While shooting the plantation scenes at the historic Sample-McDougald House, we heard some funny noises, but the caretaker said it was just the old home settling. While outside the building, we thought we saw a ghost in one of the upper story windows, but it was just producer Ed Tapia, signing some paperwork.
The painting of Yankee Dan was done by a Los Angeles-based artist. The vision was described to him by the writer and show's creator.
Yankee Dan's skeleton (at left) was made of plastic and the rotting skin was created by special effects makeup artist Bill McCoy. "It took about a week to get everything right," says Bill. When Bill creates corpses for The Glades, he sometimes uses real skeletons under the prosthetics instead of fake skeletons — it all depends on the body type that is needed. For Yankee Dan, he used a fake one that he bought from an anatomical supplier. Photo courtesy of Bill McCoy.
Two of this episode's guest stars had big roles on cult-favorite TV shows. Brad Beyer, who plays the murder victim's husband, starred in the post-apocalyptic series Jericho, while Jonathan Slavin, who plays ghost hunter Ed Ross, starred in the comedy Better Off Ted.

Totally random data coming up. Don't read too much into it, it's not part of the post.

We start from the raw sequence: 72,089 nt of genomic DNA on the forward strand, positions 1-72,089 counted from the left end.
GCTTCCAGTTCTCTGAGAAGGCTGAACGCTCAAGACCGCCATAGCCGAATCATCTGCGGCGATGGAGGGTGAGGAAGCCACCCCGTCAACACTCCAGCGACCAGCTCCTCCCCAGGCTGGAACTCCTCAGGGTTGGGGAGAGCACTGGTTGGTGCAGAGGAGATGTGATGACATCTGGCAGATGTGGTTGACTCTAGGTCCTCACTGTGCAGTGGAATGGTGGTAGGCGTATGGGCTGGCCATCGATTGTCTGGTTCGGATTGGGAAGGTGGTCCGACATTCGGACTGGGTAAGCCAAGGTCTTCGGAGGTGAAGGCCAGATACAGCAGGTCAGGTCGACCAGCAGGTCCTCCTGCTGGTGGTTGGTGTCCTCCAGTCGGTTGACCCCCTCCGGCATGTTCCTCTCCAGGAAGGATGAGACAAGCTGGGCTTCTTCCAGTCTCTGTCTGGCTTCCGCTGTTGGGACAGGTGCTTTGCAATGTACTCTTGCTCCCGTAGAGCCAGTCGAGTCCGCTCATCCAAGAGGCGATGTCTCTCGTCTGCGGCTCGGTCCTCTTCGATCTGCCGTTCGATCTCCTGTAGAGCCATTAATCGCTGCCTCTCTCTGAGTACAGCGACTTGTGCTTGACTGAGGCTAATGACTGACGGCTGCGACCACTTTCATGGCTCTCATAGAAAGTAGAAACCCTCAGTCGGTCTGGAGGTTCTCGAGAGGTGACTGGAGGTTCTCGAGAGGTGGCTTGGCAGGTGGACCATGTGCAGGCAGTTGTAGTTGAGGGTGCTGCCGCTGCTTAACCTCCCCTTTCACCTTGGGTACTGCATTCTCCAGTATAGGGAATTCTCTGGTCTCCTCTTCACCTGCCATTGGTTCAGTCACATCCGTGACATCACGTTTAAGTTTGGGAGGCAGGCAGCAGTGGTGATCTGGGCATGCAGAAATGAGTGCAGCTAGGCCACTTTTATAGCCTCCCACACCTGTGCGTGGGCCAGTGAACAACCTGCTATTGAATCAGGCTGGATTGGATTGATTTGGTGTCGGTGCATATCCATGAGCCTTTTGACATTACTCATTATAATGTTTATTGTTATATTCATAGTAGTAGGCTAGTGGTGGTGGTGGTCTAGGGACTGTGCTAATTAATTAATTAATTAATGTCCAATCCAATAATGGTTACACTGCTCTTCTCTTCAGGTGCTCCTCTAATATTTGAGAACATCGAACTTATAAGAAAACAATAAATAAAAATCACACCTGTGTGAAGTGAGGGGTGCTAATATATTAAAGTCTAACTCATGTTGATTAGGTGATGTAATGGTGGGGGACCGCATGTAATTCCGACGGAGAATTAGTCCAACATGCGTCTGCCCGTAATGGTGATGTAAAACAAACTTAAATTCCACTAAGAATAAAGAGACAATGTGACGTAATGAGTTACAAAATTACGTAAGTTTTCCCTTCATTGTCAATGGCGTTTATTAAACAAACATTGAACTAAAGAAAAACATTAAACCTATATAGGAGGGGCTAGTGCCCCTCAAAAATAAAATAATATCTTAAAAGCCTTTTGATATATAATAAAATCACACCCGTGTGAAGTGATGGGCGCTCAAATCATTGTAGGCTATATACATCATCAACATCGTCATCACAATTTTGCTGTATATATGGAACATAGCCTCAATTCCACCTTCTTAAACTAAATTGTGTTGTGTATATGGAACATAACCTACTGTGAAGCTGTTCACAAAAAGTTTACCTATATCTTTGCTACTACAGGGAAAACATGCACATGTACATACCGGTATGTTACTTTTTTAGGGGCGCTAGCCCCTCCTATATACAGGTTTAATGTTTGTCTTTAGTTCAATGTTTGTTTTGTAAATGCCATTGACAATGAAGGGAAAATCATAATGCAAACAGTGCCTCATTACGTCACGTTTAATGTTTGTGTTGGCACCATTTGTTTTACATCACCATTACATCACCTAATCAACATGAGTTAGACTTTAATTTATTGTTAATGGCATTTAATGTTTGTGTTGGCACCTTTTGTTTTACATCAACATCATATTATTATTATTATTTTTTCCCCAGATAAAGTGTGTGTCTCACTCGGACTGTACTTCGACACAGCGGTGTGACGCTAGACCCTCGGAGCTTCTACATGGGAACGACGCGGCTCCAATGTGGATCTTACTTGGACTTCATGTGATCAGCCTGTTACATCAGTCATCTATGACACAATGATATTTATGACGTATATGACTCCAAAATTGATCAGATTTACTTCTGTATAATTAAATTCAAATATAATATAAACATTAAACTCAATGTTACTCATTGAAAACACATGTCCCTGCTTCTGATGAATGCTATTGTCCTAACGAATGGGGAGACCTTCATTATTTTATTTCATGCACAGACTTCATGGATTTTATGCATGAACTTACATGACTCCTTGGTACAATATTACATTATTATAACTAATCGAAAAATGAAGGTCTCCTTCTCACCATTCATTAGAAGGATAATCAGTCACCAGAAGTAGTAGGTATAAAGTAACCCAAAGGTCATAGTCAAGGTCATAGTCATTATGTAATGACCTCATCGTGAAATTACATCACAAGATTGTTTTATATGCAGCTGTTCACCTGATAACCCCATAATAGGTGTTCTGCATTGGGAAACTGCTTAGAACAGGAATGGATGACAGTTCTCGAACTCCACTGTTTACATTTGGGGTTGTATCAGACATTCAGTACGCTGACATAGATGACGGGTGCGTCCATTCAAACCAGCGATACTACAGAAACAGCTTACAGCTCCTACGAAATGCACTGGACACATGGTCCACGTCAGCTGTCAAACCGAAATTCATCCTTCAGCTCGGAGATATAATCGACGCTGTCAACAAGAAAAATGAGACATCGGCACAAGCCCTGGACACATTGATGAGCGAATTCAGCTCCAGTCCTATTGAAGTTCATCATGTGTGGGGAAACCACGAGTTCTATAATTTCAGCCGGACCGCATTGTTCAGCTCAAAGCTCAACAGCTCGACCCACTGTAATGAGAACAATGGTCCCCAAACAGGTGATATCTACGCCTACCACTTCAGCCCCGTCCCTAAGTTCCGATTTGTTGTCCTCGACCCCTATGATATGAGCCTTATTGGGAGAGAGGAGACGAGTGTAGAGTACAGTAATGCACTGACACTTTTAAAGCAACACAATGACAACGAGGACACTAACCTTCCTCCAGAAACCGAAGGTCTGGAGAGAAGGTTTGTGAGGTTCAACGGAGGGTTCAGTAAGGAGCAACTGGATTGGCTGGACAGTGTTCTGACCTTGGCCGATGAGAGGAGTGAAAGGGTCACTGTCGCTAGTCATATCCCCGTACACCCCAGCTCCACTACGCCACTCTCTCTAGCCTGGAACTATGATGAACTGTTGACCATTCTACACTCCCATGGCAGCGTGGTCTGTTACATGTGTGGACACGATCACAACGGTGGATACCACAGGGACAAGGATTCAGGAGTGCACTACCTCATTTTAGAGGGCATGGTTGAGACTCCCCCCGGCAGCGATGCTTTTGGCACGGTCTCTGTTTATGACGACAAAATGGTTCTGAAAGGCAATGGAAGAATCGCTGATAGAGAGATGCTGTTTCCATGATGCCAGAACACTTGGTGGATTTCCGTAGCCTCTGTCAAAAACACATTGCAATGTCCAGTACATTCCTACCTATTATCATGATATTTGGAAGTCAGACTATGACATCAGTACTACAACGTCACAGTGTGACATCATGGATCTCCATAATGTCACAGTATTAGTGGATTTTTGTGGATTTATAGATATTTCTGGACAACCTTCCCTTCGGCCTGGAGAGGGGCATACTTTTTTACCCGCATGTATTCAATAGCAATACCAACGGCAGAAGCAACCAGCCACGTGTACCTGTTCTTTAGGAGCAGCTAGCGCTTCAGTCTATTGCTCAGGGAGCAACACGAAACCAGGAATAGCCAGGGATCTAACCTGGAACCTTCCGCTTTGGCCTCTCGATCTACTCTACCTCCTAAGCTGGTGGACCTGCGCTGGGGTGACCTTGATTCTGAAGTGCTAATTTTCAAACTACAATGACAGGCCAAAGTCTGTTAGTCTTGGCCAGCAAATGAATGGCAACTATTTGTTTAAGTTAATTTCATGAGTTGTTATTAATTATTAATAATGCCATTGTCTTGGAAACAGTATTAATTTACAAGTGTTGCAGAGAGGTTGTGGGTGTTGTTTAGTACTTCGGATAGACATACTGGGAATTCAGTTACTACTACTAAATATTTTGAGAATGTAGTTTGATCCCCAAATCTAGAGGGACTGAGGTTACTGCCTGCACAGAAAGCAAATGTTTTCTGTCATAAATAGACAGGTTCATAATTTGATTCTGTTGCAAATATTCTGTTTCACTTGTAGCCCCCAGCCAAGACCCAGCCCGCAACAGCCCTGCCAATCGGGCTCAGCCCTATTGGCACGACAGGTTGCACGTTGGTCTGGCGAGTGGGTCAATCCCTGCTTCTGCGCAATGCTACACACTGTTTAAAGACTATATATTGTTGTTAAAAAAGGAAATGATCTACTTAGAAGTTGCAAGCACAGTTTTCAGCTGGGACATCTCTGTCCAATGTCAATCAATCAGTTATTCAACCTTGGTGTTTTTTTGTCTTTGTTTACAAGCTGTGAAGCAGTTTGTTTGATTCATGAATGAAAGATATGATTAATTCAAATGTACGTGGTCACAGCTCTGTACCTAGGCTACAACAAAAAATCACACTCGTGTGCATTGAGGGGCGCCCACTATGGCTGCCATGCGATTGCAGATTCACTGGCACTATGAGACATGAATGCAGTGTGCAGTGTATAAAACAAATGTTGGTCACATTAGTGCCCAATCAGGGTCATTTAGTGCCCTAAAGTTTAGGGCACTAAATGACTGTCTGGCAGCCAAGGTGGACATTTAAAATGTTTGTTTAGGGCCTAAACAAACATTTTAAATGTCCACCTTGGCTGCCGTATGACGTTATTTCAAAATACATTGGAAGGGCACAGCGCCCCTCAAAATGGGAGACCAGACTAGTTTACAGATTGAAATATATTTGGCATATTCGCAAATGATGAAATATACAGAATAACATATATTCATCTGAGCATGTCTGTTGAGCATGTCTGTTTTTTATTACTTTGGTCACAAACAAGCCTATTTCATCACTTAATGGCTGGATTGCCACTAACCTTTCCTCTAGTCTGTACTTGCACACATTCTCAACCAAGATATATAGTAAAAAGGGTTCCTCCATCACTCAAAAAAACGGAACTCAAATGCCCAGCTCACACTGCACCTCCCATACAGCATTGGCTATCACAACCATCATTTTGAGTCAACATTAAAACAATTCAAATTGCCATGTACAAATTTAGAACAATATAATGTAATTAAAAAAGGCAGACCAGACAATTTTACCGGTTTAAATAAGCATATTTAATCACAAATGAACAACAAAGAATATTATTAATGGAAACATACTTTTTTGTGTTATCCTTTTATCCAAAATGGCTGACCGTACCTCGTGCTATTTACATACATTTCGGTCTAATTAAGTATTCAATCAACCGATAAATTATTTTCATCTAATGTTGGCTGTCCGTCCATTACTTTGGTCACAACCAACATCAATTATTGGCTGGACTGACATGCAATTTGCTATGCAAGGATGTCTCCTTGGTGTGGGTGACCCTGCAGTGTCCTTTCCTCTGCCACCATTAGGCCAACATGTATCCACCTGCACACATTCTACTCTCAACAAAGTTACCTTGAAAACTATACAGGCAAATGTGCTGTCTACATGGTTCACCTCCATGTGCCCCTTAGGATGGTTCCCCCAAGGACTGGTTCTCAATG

To get the golf club to fall down, the special effects department tied a thin piece of fishing line to it and tugged on it off camera.
Martha's ghost was CGI-ed in, but actress Niki Spiridakos played Martha for the close up shots. White makeup was used to make her look ghostly.
Yankee Dan's crypt was built by our construction department on stage, but to save the time during filming, it was moved to the Sample-McDougald location. A large blackout tent was built over it by the grip department to darken it and to be able to fill it with smoke for atmosphere. Matt (Jim) Carlos (Carlos), and Jordan (Daniel) did have fun screaming and running away from the crypt. It was funny to hear them on set. But it was even funnier when, during one take, they ran through a gate on the property and knocked it over.
Production notes courtesy of Marc Weinstein and Bill McCoy